On the Finnish border waiting for the influx of Russian tourists

In connection with the lifting of coronavirus restrictions on entry into Finland, the number of Russian tourists at the Finnish border may increase sharply for some time, said Colonel Tuomas Laosmaa, head of the border control department of the Main Directorate of the Border Guard Service.

“It is difficult to estimate the exact volumes, but a certain jump after the lifting of restrictions will happen for sure.”

On June 21, the Finnish Ministry of the Interior announced that entry restrictions related to the coronavirus pandemic would end on June 30.

This means that third-country representatives coming to Finland will no longer be required to present vaccination certificates or coronavirus test results, and no more coronavirus tests will be performed at checkpoints. Third countries are countries outside the EU and the Schengen area.

Once the restrictions are lifted on the eastern border of Finland, normal entry rules will be used. The coronavirus pandemic and Russia’s special operation in Ukraine are likely to continue to influence the number of people wishing to enter Finland.

According to Laosmaa, it will not be possible to return to pre-pandemic indicators – at least not immediately.

“Sanctions imposed because of the events in Ukraine will not prevent Russian tourists from getting to Finland, but they will still greatly affect the purchasing power of Russians and their desire to travel,” Laosmaa said.

“Coronavirus restrictions have been in place for more than two years, during which time many Russians have run out of the Schengen visa required to travel to Finland.”

Before the pandemic, the most visited Nuijamaa crossing point was crossed by about eight thousand people every week.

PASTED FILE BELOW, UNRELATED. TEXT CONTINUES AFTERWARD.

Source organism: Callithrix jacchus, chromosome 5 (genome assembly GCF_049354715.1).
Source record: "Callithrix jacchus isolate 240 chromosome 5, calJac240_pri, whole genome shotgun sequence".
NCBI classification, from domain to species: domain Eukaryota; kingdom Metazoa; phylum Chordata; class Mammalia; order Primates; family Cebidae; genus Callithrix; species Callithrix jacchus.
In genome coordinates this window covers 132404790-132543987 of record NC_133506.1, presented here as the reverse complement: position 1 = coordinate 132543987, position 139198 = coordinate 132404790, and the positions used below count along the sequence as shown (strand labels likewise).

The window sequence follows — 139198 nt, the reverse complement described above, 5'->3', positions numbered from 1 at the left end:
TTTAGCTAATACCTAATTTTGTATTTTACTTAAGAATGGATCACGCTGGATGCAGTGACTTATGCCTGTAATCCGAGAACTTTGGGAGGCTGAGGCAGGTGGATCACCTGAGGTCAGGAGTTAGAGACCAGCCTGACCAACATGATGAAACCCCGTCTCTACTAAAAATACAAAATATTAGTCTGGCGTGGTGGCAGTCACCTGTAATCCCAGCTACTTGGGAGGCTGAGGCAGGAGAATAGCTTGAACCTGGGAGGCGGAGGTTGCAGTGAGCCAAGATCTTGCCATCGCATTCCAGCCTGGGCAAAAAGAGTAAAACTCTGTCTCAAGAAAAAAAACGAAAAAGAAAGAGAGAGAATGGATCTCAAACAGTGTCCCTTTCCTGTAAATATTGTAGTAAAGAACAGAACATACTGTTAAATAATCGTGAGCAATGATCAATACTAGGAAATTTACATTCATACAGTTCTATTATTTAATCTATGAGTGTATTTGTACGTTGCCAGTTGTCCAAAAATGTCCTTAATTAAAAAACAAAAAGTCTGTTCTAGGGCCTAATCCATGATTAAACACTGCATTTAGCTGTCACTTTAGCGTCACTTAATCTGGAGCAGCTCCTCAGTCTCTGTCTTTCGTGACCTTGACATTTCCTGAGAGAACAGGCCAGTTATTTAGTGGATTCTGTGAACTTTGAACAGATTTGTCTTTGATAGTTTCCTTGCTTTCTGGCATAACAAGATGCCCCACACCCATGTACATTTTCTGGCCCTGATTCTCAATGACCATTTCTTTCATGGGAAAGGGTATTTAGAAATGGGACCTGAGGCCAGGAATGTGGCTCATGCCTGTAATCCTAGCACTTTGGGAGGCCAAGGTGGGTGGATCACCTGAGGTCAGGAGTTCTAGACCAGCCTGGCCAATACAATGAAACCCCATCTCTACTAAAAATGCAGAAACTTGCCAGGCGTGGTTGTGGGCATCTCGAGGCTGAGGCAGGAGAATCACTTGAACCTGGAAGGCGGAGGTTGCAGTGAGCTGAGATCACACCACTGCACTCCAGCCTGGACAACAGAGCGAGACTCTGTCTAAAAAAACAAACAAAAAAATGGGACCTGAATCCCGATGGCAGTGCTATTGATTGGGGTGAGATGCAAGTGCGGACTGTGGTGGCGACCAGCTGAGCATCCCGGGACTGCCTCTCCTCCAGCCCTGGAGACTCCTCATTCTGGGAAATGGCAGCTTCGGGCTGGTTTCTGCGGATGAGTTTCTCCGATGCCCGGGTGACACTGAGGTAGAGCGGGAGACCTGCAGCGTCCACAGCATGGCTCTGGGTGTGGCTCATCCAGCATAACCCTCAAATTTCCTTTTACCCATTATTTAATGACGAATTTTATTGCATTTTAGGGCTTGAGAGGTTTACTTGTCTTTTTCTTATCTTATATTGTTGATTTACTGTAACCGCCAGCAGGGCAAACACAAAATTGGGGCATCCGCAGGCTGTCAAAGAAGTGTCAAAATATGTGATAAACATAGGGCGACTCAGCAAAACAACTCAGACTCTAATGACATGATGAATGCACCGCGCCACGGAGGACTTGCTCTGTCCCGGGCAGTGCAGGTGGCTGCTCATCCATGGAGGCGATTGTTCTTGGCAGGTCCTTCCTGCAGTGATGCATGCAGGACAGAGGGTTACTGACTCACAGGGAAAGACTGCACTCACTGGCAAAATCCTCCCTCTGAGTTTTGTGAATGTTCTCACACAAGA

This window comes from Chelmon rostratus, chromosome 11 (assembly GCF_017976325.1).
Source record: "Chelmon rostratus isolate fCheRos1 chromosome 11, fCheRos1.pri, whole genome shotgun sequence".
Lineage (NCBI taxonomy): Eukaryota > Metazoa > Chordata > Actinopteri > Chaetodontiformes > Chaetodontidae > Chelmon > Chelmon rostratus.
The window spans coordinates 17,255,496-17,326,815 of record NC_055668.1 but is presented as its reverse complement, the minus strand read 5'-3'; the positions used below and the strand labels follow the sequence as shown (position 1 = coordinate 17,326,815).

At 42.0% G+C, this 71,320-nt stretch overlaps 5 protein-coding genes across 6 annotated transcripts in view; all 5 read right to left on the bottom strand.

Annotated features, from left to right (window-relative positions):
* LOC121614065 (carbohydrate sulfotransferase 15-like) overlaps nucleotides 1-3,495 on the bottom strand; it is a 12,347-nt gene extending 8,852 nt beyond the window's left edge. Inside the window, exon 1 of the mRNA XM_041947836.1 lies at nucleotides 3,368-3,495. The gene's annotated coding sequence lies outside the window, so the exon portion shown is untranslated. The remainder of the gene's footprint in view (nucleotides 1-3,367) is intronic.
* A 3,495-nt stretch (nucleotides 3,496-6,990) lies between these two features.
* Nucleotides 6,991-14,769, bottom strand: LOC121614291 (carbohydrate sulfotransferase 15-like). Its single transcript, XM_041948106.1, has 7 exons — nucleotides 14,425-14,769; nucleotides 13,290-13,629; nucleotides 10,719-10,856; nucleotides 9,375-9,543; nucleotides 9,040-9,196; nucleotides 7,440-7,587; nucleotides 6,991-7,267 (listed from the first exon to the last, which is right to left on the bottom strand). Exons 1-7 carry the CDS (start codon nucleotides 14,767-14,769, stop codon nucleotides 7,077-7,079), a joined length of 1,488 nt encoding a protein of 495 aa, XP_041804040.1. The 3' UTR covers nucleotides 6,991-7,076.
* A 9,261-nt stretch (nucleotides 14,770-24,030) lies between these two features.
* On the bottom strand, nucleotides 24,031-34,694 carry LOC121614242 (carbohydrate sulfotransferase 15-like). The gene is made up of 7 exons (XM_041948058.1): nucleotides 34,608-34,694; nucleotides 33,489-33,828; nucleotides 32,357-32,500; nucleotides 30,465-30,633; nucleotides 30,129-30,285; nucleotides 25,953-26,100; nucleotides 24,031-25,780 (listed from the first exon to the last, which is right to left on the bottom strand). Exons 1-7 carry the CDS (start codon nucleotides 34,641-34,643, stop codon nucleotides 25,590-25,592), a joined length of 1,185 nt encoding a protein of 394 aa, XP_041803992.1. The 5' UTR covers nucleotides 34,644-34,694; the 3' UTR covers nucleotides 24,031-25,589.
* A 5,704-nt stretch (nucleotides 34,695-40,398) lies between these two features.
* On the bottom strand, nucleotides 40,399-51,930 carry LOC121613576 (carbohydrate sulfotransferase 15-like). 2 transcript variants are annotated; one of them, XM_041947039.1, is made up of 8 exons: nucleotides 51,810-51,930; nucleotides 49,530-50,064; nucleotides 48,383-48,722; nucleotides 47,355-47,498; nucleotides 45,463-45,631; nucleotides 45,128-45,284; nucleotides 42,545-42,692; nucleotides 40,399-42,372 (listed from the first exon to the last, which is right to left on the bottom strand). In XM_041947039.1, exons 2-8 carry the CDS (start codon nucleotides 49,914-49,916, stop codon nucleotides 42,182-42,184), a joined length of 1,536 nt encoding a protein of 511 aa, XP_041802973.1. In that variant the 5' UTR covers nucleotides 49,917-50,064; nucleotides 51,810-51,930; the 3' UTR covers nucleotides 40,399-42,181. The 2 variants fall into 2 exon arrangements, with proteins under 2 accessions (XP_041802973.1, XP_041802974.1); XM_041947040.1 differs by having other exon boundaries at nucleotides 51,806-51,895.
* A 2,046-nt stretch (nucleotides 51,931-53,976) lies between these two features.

Movement across the Finnish border began to be restricted on March 19, 2020. Restrictions related to the coronavirus pandemic have been in place since then.

According to the forecast of Krista Napola, head of the immigration department of the Finnish Foreign Ministry, after the coronavirus restrictions are lifted, Russians are unlikely to start applying for visas en masse.

“We do not expect a strong increase, but we are still closely monitoring how the tourist desires and opportunities of Russians will develop. We also do not know what restrictions will be from Russia.”

In June, Russians filed about 500 visa applications daily.

Compared to the pre-pandemic period, this is a very insignificant figure: in 2019, 3.5 thousand applications were sent per day, and visa denials were very rare: applications were accepted in 99% of cases.

“Before the pandemic and the events in Ukraine, there was a normal, active movement at the border,” says Napola.

Krista Napola emphasizes that visa applicants will still need to meet visa requirements.

“Currently, the issuance of visas is also affected by the partial suspension of the visa facilitation agreement between the EU and Russia due to sanctions,” says Napola.

However, according to Krista Napola, sanctions rarely prevent ordinary Russian tourists from obtaining a visa, since they are primarily aimed at official representatives of the Russian state or companies.

Napola and Laosmaa stress that the necessary resources are available for border security and visa processing.

“We will be able to respond to a significant increase in the number of tourists on the eastern border,” says Laosmaa.

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